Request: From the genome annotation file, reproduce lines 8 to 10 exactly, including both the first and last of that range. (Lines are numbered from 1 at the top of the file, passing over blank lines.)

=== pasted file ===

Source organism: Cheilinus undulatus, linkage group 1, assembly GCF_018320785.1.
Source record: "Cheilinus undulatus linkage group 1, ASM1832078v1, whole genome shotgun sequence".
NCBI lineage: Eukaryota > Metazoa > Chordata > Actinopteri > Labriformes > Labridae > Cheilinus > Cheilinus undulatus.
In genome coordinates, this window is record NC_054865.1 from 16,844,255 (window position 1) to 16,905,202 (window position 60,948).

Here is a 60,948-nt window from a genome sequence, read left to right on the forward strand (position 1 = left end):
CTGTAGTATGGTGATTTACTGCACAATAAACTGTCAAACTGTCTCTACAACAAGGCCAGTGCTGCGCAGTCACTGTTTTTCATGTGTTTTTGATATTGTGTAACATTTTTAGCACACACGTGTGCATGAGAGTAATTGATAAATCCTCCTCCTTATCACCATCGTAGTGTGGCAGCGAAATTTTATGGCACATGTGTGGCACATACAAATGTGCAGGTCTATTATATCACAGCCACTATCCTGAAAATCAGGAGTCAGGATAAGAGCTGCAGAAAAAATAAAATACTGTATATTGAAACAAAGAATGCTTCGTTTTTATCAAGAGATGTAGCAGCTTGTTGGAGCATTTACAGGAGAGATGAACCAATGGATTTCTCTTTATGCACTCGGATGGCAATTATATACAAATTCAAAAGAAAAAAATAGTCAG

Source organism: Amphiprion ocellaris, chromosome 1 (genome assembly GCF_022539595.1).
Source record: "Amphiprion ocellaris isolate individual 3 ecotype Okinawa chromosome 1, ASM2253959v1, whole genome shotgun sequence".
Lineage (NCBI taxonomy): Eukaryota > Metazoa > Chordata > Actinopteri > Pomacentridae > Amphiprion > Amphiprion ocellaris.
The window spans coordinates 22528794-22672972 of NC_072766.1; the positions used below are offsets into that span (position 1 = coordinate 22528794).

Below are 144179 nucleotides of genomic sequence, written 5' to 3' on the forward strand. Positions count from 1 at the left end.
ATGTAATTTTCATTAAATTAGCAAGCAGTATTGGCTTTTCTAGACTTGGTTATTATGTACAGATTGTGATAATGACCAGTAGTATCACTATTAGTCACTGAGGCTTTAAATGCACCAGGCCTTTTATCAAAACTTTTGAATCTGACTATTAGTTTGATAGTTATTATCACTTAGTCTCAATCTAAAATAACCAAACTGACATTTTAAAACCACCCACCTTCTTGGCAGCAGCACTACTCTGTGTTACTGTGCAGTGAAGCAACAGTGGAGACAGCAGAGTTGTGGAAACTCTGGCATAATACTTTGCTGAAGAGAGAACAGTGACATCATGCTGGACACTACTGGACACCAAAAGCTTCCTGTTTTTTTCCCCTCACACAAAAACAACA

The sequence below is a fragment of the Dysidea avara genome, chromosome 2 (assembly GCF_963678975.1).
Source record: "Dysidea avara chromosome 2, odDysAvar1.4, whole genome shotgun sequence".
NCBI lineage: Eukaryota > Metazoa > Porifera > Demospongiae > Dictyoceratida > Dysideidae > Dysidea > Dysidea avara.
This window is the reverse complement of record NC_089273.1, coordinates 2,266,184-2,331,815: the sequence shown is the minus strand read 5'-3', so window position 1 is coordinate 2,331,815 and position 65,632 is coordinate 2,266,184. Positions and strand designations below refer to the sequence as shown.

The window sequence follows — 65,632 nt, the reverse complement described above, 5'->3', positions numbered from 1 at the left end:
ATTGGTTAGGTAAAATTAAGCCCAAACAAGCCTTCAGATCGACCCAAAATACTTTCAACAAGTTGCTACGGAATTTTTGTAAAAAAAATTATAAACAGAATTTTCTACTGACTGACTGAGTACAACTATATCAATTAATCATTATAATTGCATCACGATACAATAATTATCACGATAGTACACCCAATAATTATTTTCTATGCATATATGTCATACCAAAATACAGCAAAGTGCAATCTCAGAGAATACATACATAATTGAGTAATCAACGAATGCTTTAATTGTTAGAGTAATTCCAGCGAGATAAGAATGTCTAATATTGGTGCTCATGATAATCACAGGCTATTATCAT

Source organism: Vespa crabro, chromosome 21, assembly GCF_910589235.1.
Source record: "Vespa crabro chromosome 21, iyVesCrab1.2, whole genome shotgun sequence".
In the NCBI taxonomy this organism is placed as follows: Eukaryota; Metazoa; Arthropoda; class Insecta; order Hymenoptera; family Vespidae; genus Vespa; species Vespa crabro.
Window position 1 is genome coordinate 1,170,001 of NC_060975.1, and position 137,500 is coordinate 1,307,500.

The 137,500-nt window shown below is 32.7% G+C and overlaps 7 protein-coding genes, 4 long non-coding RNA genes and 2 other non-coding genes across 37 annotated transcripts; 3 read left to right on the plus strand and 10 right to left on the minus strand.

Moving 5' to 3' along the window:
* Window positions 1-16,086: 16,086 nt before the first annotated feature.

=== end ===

Source record: "Amphiprion ocellaris isolate individual 3 ecotype Okinawa chromosome 1, ASM2253959v1, whole genome shotgun sequence".
Lineage (NCBI taxonomy): Eukaryota > Metazoa > Chordata > Actinopteri > Pomacentridae > Amphiprion > Amphiprion ocellaris.
The window spans coordinates 22528794-22672972 of NC_072766.1; the positions used below are offsets into that span (position 1 = coordinate 22528794).